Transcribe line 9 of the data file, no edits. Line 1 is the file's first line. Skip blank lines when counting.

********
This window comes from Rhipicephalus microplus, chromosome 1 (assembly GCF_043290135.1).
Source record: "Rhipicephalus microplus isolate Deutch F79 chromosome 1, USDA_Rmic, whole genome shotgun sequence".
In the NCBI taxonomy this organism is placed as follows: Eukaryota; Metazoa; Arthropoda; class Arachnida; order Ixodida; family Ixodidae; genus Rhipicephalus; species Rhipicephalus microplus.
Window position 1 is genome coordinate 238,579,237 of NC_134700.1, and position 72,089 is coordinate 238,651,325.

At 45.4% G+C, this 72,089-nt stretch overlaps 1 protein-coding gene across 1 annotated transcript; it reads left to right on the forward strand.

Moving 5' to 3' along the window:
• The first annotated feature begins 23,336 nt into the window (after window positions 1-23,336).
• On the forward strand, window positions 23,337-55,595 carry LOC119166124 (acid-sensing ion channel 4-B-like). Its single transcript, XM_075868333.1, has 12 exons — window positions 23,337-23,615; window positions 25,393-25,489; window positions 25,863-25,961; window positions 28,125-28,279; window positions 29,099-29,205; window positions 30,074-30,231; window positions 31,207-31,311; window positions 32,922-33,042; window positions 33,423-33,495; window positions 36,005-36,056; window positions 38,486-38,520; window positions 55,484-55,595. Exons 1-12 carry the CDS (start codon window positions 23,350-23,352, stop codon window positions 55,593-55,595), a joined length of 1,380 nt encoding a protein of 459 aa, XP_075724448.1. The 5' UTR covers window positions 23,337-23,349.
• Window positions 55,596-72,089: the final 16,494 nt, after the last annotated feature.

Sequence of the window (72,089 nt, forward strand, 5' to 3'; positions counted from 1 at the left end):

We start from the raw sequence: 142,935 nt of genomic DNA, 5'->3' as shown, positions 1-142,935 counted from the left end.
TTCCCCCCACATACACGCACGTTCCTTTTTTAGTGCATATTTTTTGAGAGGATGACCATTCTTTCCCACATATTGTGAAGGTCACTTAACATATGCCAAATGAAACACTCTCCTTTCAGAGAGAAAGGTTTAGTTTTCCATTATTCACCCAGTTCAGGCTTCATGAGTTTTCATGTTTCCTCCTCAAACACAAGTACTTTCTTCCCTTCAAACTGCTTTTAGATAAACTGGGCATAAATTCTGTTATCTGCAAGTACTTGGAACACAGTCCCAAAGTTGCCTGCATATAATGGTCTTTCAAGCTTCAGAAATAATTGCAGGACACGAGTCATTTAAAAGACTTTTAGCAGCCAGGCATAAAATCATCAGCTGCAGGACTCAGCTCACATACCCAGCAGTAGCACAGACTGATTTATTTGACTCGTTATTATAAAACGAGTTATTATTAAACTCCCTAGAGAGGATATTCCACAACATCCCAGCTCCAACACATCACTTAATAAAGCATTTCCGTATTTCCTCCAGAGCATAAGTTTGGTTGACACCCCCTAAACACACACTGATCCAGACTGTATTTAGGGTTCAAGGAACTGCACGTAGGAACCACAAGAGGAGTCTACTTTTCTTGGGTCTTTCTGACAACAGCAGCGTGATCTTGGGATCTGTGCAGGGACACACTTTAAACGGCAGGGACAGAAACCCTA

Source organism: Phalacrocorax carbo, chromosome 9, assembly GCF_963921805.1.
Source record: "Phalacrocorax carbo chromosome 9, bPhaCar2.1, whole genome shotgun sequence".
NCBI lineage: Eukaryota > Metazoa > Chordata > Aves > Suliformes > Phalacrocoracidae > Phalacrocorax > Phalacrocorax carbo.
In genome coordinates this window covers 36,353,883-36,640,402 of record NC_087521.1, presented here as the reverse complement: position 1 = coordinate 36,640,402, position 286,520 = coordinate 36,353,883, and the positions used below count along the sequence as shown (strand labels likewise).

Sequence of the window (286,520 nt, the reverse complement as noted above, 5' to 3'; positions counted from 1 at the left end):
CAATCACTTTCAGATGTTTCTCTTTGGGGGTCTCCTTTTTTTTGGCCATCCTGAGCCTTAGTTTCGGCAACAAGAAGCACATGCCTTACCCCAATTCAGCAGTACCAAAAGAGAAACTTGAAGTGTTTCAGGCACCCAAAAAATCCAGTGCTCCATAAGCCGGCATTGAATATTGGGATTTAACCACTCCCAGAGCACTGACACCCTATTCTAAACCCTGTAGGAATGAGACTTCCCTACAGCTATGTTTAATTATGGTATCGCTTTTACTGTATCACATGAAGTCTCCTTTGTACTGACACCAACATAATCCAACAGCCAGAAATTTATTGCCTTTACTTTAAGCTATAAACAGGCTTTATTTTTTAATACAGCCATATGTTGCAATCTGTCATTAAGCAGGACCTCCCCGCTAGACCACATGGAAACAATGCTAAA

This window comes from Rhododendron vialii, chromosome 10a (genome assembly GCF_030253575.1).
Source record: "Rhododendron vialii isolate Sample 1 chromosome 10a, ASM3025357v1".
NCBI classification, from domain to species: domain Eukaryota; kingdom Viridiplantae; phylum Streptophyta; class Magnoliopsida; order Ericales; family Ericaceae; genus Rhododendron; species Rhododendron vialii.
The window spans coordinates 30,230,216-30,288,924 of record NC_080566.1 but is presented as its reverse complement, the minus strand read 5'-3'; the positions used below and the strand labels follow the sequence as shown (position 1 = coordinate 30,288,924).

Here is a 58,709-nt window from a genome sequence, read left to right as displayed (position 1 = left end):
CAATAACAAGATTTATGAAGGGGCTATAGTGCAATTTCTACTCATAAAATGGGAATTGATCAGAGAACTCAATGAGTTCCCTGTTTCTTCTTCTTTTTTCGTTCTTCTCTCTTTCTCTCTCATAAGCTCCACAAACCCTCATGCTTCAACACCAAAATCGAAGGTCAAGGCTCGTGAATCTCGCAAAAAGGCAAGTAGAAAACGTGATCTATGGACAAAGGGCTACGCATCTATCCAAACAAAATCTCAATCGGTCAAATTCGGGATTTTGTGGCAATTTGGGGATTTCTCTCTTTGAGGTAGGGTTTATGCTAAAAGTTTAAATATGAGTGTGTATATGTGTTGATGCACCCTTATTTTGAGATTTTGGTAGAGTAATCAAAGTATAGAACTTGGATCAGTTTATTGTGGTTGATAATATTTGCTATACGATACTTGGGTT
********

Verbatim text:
• Window positions 55,596-72,089: the final 16,494 nt, after the last annotated feature.